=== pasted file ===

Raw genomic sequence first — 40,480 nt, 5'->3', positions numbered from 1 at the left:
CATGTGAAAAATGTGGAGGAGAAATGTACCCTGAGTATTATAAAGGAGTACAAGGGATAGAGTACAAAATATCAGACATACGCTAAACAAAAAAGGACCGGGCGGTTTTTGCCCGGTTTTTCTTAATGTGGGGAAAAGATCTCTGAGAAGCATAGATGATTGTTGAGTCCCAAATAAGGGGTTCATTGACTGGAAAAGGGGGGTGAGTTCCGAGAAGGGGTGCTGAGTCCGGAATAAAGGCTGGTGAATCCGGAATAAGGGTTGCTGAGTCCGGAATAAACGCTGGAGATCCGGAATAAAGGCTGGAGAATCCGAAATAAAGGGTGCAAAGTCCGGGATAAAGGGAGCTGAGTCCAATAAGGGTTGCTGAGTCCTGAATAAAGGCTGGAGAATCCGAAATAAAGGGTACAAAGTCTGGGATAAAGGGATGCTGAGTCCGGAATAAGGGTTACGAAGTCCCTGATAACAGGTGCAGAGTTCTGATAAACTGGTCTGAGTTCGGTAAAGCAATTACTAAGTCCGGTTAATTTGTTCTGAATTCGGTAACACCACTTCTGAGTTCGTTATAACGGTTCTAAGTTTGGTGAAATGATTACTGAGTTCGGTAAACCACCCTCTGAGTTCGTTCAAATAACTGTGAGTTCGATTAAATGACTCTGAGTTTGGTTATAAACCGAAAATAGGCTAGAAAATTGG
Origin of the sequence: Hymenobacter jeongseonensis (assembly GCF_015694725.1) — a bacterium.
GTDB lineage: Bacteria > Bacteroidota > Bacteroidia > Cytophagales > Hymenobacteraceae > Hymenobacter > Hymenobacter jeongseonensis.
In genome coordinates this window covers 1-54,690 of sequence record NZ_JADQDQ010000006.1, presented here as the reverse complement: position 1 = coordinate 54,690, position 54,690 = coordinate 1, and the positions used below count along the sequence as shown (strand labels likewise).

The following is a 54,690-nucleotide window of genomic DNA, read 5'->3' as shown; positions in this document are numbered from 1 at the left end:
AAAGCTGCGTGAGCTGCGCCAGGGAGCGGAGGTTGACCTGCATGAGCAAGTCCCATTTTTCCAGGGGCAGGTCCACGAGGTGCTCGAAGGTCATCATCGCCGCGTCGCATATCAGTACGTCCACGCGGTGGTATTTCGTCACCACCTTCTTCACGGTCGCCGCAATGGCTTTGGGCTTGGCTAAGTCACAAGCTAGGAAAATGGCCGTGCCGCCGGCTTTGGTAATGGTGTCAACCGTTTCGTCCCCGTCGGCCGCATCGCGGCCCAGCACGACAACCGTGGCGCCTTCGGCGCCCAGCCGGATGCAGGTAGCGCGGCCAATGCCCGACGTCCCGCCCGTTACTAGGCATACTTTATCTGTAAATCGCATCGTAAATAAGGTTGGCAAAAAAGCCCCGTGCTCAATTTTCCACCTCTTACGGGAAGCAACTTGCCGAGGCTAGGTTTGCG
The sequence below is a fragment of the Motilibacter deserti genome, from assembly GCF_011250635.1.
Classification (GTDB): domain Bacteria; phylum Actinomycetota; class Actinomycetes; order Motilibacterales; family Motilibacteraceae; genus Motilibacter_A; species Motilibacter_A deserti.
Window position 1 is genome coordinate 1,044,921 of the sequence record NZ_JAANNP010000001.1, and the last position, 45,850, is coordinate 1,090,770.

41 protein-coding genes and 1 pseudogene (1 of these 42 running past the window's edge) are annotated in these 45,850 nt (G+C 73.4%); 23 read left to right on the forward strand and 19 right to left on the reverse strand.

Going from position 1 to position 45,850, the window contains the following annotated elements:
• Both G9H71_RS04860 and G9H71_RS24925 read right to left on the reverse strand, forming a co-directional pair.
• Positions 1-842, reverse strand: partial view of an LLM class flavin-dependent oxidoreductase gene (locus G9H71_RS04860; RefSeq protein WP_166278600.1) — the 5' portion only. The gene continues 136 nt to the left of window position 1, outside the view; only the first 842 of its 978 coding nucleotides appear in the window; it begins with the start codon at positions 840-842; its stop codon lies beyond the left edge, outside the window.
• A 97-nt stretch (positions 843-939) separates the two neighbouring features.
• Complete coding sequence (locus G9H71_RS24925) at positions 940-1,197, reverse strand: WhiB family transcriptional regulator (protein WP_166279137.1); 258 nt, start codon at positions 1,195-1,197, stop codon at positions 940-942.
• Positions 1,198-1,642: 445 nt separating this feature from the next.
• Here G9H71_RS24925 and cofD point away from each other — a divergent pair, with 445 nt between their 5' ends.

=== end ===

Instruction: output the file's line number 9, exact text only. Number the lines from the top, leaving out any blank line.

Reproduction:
Classification (GTDB): domain Bacteria; phylum Actinomycetota; class Actinomycetes; order Motilibacterales; family Motilibacteraceae; genus Motilibacter_A; species Motilibacter_A deserti.